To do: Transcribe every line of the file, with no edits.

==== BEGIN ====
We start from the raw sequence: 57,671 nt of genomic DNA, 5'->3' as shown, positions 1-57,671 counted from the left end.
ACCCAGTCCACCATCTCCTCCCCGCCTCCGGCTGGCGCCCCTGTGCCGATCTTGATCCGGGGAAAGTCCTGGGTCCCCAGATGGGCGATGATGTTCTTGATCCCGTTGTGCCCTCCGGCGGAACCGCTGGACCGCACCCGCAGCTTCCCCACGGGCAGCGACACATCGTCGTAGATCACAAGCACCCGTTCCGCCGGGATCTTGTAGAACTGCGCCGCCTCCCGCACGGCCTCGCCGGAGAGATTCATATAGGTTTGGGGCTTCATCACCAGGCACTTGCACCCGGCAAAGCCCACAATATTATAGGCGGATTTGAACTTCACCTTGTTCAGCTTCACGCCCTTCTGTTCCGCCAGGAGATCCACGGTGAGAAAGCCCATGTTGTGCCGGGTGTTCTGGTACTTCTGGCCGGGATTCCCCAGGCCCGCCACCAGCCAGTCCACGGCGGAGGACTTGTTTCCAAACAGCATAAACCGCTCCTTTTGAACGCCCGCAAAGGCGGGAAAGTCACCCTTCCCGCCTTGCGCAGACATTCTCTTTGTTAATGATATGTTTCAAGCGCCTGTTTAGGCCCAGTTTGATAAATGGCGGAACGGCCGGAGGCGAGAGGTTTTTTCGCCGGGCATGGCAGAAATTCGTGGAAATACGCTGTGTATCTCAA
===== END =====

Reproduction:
We start from the raw sequence: 57,671 nt of genomic DNA, 5'->3' as shown, positions 1-57,671 counted from the left end.
ACCCAGTCCACCATCTCCTCCCCGCCTCCGGCTGGCGCCCCTGTGCCGATCTTGATCCGGGGAAAGTCCTGGGTCCCCAGATGGGCGATGATGTTCTTGATCCCGTTGTGCCCTCCGGCGGAACCGCTGGACCGCACCCGCAGCTTCCCCACGGGCAGCGACACATCGTCGTAGATCACAAGCACCCGTTCCGCCGGGATCTTGTAGAACTGCGCCGCCTCCCGCACGGCCTCGCCGGAGAGATTCATATAGGTTTGGGGCTTCATCACCAGGCACTTGCACCCGGCAAAGCCCACAATATTATAGGCGGATTTGAACTTCACCTTGTTCAGCTTCACGCCCTTCTGTTCCGCCAGGAGATCCACGGTGAGAAAGCCCATGTTGTGCCGGGTGTTCTGGTACTTCTGGCCGGGATTCCCCAGGCCCGCCACCAGCCAGTCCACGGCGGAGGACTTGTTTCCAAACAGCATAAACCGCTCCTTTTGAACGCCCGCAAAGGCGGGAAAGTCACCCTTCCCGCCTTGCGCAGACATTCTCTTTGTTAATGATATGTTTCAAGCGCCTGTTTAGGCCCAGTTTGATAAATGGCGGAACGGCCGGAGGCGAGAGGTTTTTTCGCCGGGCATGGCAGAAATTCGTGGAAATACGCTGTGTATCTCAA